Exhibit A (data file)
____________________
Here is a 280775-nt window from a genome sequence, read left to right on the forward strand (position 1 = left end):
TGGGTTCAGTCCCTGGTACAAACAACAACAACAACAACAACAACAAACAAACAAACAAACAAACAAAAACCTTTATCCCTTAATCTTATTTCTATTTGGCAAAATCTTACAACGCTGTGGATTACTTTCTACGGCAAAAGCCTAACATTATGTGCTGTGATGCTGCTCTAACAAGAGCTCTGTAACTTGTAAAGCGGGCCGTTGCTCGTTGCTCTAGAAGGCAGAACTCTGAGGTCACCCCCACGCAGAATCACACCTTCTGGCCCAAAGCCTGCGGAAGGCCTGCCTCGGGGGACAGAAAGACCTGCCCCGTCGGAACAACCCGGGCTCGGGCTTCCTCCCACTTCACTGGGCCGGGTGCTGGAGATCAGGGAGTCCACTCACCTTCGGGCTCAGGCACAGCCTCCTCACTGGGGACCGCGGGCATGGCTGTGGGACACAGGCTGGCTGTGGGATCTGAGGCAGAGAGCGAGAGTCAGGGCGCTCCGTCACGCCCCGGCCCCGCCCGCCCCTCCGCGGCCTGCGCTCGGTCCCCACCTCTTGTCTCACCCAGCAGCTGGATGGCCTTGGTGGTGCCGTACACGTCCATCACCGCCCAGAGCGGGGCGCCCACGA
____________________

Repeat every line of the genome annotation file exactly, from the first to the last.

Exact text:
Here is a 280775-nt window from a genome sequence, read left to right on the forward strand (position 1 = left end):
TGGGTTCAGTCCCTGGTACAAACAACAACAACAACAACAACAACAAACAAACAAACAAACAAACAAAAACCTTTATCCCTTAATCTTATTTCTATTTGGCAAAATCTTACAACGCTGTGGATTACTTTCTACGGCAAAAGCCTAACATTATGTGCTGTGATGCTGCTCTAACAAGAGCTCTGTAACTTGTAAAGCGGGCCGTTGCTCGTTGCTCTAGAAGGCAGAACTCTGAGGTCACCCCCACGCAGAATCACACCTTCTGGCCCAAAGCCTGCGGAAGGCCTGCCTCGGGGGACAGAAAGACCTGCCCCGTCGGAACAACCCGGGCTCGGGCTTCCTCCCACTTCACTGGGCCGGGTGCTGGAGATCAGGGAGTCCACTCACCTTCGGGCTCAGGCACAGCCTCCTCACTGGGGACCGCGGGCATGGCTGTGGGACACAGGCTGGCTGTGGGATCTGAGGCAGAGAGCGAGAGTCAGGGCGCTCCGTCACGCCCCGGCCCCGCCCGCCCCTCCGCGGCCTGCGCTCGGTCCCCACCTCTTGTCTCACCCAGCAGCTGGATGGCCTTGGTGGTGCCGTACACGTCCATCACCGCCCAGAGCGGGGCGCCCACGA